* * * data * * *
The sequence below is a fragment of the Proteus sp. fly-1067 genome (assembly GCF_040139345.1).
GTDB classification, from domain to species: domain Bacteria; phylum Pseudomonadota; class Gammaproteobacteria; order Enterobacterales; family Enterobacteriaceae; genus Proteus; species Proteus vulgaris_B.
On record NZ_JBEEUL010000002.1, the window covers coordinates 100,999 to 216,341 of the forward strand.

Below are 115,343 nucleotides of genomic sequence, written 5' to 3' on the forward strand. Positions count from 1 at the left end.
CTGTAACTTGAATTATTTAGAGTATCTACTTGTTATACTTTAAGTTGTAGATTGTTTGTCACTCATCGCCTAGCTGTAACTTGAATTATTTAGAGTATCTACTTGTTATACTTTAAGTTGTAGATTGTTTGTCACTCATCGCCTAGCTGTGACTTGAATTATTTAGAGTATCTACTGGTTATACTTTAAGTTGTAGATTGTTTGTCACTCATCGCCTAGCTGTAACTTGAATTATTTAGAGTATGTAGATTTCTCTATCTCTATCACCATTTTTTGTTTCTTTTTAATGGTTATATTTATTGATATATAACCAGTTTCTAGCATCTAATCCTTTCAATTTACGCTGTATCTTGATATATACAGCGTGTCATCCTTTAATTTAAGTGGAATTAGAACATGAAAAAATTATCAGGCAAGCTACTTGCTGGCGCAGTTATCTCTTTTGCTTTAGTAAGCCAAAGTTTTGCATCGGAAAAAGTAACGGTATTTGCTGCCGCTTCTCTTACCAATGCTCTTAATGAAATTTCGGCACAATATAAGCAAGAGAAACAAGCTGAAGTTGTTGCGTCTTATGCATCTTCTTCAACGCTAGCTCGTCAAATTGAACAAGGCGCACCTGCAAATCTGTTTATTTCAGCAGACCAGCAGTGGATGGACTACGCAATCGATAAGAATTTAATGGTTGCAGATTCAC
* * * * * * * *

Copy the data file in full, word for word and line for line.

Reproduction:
The sequence below is a fragment of the Proteus sp. fly-1067 genome (assembly GCF_040139345.1).
GTDB classification, from domain to species: domain Bacteria; phylum Pseudomonadota; class Gammaproteobacteria; order Enterobacterales; family Enterobacteriaceae; genus Proteus; species Proteus vulgaris_B.
On record NZ_JBEEUL010000002.1, the window covers coordinates 100,999 to 216,341 of the forward strand.

Below are 115,343 nucleotides of genomic sequence, written 5' to 3' on the forward strand. Positions count from 1 at the left end.
CTGTAACTTGAATTATTTAGAGTATCTACTTGTTATACTTTAAGTTGTAGATTGTTTGTCACTCATCGCCTAGCTGTAACTTGAATTATTTAGAGTATCTACTTGTTATACTTTAAGTTGTAGATTGTTTGTCACTCATCGCCTAGCTGTGACTTGAATTATTTAGAGTATCTACTGGTTATACTTTAAGTTGTAGATTGTTTGTCACTCATCGCCTAGCTGTAACTTGAATTATTTAGAGTATGTAGATTTCTCTATCTCTATCACCATTTTTTGTTTCTTTTTAATGGTTATATTTATTGATATATAACCAGTTTCTAGCATCTAATCCTTTCAATTTACGCTGTATCTTGATATATACAGCGTGTCATCCTTTAATTTAAGTGGAATTAGAACATGAAAAAATTATCAGGCAAGCTACTTGCTGGCGCAGTTATCTCTTTTGCTTTAGTAAGCCAAAGTTTTGCATCGGAAAAAGTAACGGTATTTGCTGCCGCTTCTCTTACCAATGCTCTTAATGAAATTTCGGCACAATATAAGCAAGAGAAACAAGCTGAAGTTGTTGCGTCTTATGCATCTTCTTCAACGCTAGCTCGTCAAATTGAACAAGGCGCACCTGCAAATCTGTTTATTTCAGCAGACCAGCAGTGGATGGACTACGCAATCGATAAGAATTTAATGGTTGCAGATTCAC